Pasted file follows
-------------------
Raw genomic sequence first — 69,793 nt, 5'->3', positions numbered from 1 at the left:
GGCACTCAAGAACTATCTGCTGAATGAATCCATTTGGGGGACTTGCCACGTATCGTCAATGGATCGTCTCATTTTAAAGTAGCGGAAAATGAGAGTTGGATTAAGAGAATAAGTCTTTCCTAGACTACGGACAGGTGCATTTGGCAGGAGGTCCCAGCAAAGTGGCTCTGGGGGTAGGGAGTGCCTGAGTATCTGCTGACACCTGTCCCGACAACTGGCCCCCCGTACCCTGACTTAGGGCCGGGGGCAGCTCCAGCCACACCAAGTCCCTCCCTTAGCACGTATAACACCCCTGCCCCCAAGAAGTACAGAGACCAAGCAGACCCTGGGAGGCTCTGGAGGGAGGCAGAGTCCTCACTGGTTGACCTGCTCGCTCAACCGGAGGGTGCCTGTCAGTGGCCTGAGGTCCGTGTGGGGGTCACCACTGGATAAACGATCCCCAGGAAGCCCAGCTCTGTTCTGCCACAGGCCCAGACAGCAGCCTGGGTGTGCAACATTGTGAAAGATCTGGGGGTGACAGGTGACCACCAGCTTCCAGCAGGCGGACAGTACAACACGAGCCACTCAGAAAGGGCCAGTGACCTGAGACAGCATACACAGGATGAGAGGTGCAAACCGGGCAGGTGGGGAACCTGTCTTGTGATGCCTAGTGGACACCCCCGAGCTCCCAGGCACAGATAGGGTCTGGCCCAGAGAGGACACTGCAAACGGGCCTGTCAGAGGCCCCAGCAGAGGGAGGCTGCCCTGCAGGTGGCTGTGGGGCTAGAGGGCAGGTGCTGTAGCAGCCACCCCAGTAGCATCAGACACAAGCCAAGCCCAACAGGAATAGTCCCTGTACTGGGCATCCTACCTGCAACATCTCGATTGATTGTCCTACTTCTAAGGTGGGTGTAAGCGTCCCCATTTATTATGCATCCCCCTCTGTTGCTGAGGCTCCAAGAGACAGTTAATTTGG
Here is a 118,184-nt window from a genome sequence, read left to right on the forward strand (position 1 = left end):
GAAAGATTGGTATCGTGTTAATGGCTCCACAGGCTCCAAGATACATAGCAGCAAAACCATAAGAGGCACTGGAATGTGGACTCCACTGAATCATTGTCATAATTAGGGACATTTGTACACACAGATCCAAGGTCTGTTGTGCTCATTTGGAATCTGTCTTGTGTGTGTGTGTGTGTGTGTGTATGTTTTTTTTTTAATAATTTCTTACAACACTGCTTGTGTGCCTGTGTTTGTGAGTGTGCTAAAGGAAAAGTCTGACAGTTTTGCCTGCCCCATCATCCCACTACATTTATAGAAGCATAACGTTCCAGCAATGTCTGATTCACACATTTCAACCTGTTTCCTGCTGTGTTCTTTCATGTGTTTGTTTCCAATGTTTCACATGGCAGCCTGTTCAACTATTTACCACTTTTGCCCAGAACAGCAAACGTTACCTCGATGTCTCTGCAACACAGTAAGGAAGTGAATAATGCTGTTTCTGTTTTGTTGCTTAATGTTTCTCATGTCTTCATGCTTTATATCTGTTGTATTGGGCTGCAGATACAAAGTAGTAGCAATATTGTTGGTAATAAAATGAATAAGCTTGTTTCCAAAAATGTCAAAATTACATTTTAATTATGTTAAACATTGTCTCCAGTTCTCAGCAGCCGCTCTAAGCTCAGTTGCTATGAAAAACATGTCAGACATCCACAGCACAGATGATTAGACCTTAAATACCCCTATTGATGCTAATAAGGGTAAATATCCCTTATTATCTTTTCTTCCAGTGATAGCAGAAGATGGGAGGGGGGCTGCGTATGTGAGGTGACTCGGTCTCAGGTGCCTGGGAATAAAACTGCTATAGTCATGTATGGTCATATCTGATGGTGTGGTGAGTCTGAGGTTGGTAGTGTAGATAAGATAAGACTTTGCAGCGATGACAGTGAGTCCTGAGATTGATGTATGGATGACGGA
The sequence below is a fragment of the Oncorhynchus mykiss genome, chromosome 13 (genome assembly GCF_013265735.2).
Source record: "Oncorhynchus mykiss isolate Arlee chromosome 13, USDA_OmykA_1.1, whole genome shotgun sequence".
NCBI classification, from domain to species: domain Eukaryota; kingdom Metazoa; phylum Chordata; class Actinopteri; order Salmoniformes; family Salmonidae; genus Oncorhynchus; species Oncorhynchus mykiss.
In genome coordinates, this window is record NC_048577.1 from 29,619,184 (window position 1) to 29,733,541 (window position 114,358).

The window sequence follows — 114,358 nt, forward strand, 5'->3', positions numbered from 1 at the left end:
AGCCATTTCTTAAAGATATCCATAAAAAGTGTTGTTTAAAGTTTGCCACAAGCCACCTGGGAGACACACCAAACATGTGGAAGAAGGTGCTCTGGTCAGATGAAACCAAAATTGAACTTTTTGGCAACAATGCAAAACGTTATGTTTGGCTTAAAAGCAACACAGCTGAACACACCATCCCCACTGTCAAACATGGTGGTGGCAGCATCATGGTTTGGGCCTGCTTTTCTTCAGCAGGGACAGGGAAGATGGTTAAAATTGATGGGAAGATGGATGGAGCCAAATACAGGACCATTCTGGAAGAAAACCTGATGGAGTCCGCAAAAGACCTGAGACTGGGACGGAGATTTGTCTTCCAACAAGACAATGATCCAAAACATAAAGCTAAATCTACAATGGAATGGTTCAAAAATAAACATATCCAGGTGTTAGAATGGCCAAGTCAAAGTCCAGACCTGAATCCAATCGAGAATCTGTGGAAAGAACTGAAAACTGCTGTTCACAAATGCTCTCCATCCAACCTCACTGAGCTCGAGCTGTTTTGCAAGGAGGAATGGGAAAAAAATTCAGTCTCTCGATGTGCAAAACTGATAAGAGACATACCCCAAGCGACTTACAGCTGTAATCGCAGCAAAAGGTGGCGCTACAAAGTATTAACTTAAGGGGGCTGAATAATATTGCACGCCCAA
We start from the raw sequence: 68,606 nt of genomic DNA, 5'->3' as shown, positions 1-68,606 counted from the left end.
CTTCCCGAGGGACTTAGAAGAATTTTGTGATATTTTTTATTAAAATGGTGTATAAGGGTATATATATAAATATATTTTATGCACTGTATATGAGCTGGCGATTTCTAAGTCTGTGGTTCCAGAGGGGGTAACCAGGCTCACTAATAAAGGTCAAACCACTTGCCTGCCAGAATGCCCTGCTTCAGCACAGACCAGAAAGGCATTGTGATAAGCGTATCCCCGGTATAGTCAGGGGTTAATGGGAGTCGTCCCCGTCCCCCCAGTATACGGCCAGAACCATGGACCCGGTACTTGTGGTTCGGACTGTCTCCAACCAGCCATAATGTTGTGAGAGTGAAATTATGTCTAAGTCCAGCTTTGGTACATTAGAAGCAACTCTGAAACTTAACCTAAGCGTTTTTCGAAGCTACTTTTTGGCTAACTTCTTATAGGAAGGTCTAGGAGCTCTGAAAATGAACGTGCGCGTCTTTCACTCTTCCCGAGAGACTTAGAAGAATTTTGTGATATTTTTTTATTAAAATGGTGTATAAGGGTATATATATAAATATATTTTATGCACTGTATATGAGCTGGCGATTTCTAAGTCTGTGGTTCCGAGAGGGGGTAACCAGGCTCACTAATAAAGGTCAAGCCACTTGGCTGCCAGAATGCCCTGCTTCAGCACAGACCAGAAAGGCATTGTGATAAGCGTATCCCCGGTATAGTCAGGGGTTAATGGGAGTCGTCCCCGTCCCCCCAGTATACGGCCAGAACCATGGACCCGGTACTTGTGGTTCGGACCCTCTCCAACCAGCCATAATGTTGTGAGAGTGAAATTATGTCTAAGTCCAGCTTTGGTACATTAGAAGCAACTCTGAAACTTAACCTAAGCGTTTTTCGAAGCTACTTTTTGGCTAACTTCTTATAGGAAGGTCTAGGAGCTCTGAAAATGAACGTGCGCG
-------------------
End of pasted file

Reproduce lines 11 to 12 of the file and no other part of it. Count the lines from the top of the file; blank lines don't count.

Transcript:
We start from the raw sequence: 68,606 nt of genomic DNA, 5'->3' as shown, positions 1-68,606 counted from the left end.
CTTCCCGAGGGACTTAGAAGAATTTTGTGATATTTTTTATTAAAATGGTGTATAAGGGTATATATATAAATATATTTTATGCACTGTATATGAGCTGGCGATTTCTAAGTCTGTGGTTCCAGAGGGGGTAACCAGGCTCACTAATAAAGGTCAAACCACTTGCCTGCCAGAATGCCCTGCTTCAGCACAGACCAGAAAGGCATTGTGATAAGCGTATCCCCGGTATAGTCAGGGGTTAATGGGAGTCGTCCCCGTCCCCCCAGTATACGGCCAGAACCATGGACCCGGTACTTGTGGTTCGGACTGTCTCCAACCAGCCATAATGTTGTGAGAGTGAAATTATGTCTAAGTCCAGCTTTGGTACATTAGAAGCAACTCTGAAACTTAACCTAAGCGTTTTTCGAAGCTACTTTTTGGCTAACTTCTTATAGGAAGGTCTAGGAGCTCTGAAAATGAACGTGCGCGTCTTTCACTCTTCCCGAGAGACTTAGAAGAATTTTGTGATATTTTTTTATTAAAATGGTGTATAAGGGTATATATATAAATATATTTTATGCACTGTATATGAGCTGGCGATTTCTAAGTCTGTGGTTCCGAGAGGGGGTAACCAGGCTCACTAATAAAGGTCAAGCCACTTGGCTGCCAGAATGCCCTGCTTCAGCACAGACCAGAAAGGCATTGTGATAAGCGTATCCCCGGTATAGTCAGGGGTTAATGGGAGTCGTCCCCGTCCCCCCAGTATACGGCCAGAACCATGGACCCGGTACTTGTGGTTCGGACCCTCTCCAACCAGCCATAATGTTGTGAGAGTGAAATTATGTCTAAGTCCAGCTTTGGTACATTAGAAGCAACTCTGAAACTTAACCTAAGCGTTTTTCGAAGCTACTTTTTGGCTAACTTCTTATAGGAAGGTCTAGGAGCTCTGAAAATGAACGTGCGCG